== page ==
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Trap-Neuter-Return: The Initiative Confronting Stray Animals' Overpopulation in Maadi

With each cat and dog neutered, we spare the lives of the many more generations of stray animals to come.

Staff Writer

Trap-Neuter-Return: The Initiative Confronting Stray Animals' Overpopulation in Maadi

While going about your day, it would be strange if you did not see a cat or a dog at least once. Egypt has an increasing problem of stray animals; they exist everywhere on our streets, from the newborn kittens to the old limping dogs. These animals end up getting hurt or killed and live in constant danger on Cairo's harsh streets.

Trap-Neuter-Return (TNR) is a Maadi-based business that has a mission to decrease the number of stray animals. It started as a small initiative by a group of Maadi residents, and now operates under Egyptian Vets for Animal Care (EVAC), the first animal welfare association specialised in Spay/Neuter awareness.

Last year alone, they sterelised and vaccinated 300 cats under their spray/neuter program. Since their launch in 2014, they have sprayed over 5,000 cats and 1,000 dogs.  The animals are clipped or tagged by the veterinarians to indicate that they've been neutered and are safely vaccinated.

TNR is exactly what it sounds like – capturing a cat or a dog, spaying and neutering it, and then returning it to its habitat. TNR volunteers find this the best way to control the stray animal population. Noted, Egypt has a record of absurd, if not criminal, 'solutions' to the problem. On one occasion, a veterinary official called on authorities to shoot the stray animals. On another, an MP suggested Egypt should export stray dogs to countries that would eat them.

"The number of organisations with an animal-rights' cause is not enough to half the increasing population of stray animals," Dr. Mohamed Shehata, Chairman of EVAC, told CairoScene. The programs are flourishing; however, Dr. Shehata stated the problem needs to be backed up by official bodies with the power to make a drastic change.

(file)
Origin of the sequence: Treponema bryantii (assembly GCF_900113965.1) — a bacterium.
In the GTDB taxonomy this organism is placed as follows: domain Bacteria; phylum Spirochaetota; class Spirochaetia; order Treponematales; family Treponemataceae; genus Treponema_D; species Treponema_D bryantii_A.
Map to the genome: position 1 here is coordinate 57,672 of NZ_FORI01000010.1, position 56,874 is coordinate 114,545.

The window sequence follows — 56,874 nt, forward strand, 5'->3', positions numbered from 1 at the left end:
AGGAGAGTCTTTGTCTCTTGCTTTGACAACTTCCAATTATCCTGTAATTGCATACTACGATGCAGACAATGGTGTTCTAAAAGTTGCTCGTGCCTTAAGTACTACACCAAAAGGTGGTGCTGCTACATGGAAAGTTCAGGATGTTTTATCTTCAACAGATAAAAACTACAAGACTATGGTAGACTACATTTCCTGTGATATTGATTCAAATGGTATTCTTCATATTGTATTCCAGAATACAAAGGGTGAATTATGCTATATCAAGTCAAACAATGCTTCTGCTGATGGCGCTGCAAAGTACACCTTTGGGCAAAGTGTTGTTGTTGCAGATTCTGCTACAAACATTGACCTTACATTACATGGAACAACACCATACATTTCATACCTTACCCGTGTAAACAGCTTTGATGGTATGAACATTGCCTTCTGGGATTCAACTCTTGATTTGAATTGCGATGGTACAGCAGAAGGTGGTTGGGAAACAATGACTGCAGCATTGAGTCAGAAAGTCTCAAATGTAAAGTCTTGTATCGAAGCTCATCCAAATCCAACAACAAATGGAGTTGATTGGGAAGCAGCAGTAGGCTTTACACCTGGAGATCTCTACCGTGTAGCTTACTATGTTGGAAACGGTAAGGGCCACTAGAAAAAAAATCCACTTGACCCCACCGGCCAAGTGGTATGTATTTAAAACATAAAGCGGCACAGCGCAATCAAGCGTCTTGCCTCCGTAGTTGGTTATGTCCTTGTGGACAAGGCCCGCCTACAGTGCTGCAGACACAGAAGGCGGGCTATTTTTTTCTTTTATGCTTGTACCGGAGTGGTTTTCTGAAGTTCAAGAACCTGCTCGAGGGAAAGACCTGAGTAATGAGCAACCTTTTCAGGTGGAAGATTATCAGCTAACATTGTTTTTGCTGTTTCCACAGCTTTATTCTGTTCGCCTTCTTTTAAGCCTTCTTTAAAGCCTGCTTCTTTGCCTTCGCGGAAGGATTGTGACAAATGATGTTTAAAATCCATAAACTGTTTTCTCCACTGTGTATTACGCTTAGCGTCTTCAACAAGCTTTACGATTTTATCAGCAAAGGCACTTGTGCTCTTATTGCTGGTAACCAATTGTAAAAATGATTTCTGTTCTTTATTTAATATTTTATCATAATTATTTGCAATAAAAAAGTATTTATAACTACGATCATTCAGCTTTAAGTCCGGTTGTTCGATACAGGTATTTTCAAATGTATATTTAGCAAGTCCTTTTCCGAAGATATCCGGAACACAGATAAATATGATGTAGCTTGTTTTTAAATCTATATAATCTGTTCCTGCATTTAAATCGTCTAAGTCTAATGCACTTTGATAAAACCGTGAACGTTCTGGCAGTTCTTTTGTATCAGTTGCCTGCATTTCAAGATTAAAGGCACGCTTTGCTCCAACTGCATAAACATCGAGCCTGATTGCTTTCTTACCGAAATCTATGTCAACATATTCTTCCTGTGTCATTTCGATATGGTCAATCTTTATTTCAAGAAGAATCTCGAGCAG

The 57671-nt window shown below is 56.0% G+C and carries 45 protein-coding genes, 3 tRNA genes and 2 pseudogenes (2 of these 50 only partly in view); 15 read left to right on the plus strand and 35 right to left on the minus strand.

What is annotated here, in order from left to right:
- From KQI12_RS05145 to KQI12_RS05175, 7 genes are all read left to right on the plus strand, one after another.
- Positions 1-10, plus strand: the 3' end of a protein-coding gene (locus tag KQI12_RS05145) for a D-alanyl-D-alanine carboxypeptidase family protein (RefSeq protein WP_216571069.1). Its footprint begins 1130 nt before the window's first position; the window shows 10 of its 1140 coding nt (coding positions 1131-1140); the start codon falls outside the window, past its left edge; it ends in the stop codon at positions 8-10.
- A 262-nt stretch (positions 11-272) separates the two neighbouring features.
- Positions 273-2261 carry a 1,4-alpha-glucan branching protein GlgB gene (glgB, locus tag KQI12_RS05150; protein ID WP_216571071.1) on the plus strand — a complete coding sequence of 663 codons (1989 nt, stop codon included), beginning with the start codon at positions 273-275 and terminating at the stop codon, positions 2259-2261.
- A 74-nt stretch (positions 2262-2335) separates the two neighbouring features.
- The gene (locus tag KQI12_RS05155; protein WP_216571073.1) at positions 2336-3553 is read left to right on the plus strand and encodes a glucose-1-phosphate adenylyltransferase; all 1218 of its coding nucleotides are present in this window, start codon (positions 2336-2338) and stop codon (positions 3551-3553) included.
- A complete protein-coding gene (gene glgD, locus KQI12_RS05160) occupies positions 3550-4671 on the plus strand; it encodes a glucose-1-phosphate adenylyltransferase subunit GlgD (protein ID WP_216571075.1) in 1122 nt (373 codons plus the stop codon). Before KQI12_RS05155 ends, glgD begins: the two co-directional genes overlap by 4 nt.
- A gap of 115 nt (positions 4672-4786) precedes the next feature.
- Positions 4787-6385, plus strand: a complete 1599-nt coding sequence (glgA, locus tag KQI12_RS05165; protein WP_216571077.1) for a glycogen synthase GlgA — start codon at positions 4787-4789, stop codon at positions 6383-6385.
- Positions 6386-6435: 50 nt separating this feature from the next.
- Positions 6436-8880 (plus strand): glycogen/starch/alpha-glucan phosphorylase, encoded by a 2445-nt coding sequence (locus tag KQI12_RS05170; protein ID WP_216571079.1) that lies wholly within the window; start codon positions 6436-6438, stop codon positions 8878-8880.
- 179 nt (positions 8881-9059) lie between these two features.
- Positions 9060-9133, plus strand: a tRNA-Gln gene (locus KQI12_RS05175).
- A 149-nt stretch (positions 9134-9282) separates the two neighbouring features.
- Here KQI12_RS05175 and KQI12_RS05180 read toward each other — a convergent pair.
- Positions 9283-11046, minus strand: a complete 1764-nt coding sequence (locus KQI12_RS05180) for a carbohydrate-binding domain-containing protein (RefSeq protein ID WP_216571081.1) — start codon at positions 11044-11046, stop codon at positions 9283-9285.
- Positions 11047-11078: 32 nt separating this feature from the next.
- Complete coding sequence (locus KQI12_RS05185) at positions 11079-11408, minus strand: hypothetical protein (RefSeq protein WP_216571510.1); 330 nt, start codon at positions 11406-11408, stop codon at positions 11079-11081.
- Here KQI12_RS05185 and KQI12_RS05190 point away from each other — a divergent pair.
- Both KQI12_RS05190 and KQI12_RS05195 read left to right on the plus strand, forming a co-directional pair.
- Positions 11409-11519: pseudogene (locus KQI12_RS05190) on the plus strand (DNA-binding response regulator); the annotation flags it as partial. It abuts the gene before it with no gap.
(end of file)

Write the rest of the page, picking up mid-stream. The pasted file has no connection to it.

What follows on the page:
TNR is expanding to other areas in Cairo, like Zamalek and Heliopolis. The TNR groups consist of volunteers who receive veterinary training from the professionals at EVAC. During the training, Dr. Shehata told us, the volunteers receive verbal and practical instructions on how to capture the cats and dogs, spay and neuter them, before setting them free again.

While there tends to be a lack of education at large on animal rights, we can still see an increase in the awareness of the cause through social media posts and groups. Services and nongovernmental organisations dedicated to animal rights are always trying to find solutions to animal misery.

People have resorted to terrible solutions to the stray-animal epidemic that exists in Egypt through methods like poisoning, hanging.

There are laws protecting the rights of animals in Egypt, imposing a fine and imprisonment on those who abuse animals. There still remains in Egypt a lack of understanding of animals, but institutions like EVAC and TNR are aiming to spread the education of animal rights. EVAC holds training sessions where they brief you on what you need to know to become a TNR volunteer.

Keep up with news and updates of TNR Maadi and EVAC Egypt.

Main image from Ivan Lo.